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Business

COA flags 8 firms in tax credit leaks

Elijah Felice Rosales - The Philippine Star
COA flags 8 firms in tax credit leaks
The photo of the Commission on Audit's office in Quezon CIty taken on Aug. 17, 2021.
The STAR / Michael Varcas, file

MANILA, Philippines — The government has given up at least P3 billion in revenues to eight textile makers that received tax credit certificates (TCCs), but failed to qualify for them, the Commission on Audit (COA) said.

In a report, COA informed Finance Secretary Carlos Dominguez III that the government suffered another P412.77 million in leakages from the grant of TCCs to textile manufacturers.

COA has also disallowed P2.6 billion in TCCs that the One Stop Shop Inter-Agency and Duty Drawback Center extended to textile producers from 2008 to 2014.

Silvertex Weaving Corp. and Capital Roll Knit Corp. accounted for more than half of the TCCs at P906.8 million and P664.92 million, respectively. Miskhu Industrial Corp. obtained P451.98 million in tax credits that were invalidated by COA.

Primeknit Manufacturing Corp. also secured P312.08 million in TCCs, while Uni-Glory’s Knitting Corp. got P241.68 million, both nullified by state auditors. Tai Cheng Integrated Resources Inc. also owes the government P198.81 million from the tax credits it bagged.

Universal Pacific Knitting Mills Inc. and Knitech Manufacturing Inc. were also named by COA in its report, taking TCCs worth P127.81 million and P114.2 million, respectively, in spite of issues on compliance.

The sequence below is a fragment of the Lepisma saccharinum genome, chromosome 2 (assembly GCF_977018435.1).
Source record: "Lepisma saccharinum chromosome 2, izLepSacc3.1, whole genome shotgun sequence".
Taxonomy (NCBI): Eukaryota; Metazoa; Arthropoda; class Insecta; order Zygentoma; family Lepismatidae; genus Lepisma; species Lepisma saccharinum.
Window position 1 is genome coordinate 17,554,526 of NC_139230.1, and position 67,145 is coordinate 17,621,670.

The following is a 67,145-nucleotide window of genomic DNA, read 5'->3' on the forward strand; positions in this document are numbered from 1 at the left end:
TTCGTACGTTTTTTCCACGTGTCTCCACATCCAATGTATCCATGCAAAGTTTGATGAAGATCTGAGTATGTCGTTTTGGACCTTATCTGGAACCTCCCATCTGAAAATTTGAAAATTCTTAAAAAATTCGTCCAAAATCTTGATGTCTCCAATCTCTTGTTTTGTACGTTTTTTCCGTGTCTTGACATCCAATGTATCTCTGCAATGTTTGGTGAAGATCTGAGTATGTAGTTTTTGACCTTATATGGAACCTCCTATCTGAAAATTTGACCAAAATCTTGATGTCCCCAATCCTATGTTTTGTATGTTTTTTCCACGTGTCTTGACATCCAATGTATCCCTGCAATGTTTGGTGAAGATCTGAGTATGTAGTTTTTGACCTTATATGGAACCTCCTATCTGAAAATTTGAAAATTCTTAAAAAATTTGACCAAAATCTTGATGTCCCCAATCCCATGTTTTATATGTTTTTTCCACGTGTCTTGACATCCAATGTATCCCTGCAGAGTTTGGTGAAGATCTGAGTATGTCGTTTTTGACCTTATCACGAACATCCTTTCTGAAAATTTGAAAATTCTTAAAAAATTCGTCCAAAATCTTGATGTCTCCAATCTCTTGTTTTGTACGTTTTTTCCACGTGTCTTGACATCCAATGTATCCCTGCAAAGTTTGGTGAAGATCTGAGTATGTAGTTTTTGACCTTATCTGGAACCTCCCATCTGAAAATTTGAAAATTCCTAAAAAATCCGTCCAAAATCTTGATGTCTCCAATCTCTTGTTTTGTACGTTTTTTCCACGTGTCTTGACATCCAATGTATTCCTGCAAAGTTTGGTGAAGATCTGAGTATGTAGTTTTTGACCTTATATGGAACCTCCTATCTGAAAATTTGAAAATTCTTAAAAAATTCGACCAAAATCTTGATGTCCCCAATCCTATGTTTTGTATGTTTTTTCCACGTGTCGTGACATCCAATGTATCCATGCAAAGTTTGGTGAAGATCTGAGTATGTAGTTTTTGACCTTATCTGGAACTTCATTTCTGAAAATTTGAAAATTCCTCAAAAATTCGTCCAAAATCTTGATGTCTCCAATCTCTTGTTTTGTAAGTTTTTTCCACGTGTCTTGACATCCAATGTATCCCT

The COA has flagged the transactions made during the period to hold the claimants of the TCCs liable for owing taxes to the government.

Manufacturers can apply for TCCs to reduce the taxes that they need to pay to the government, from which savings will be incurred that they can use to pay their other liabilities. However, the textile makers tagged in the COA report abused this practice by selling their tax credits to fellow exporters.

According to state auditors, the textile firms asked for TCCs to cover for the duties and fees that they paid as exporters. However, the tax credits, availed at discounted prices, were sold to other firms who then exploited them to bring down their liabilities.

The COA also found out that the public servants involved in the anomaly issued TCCs to either ghost exporters or unqualified firms or manufacturers that operate outside the textile trade.

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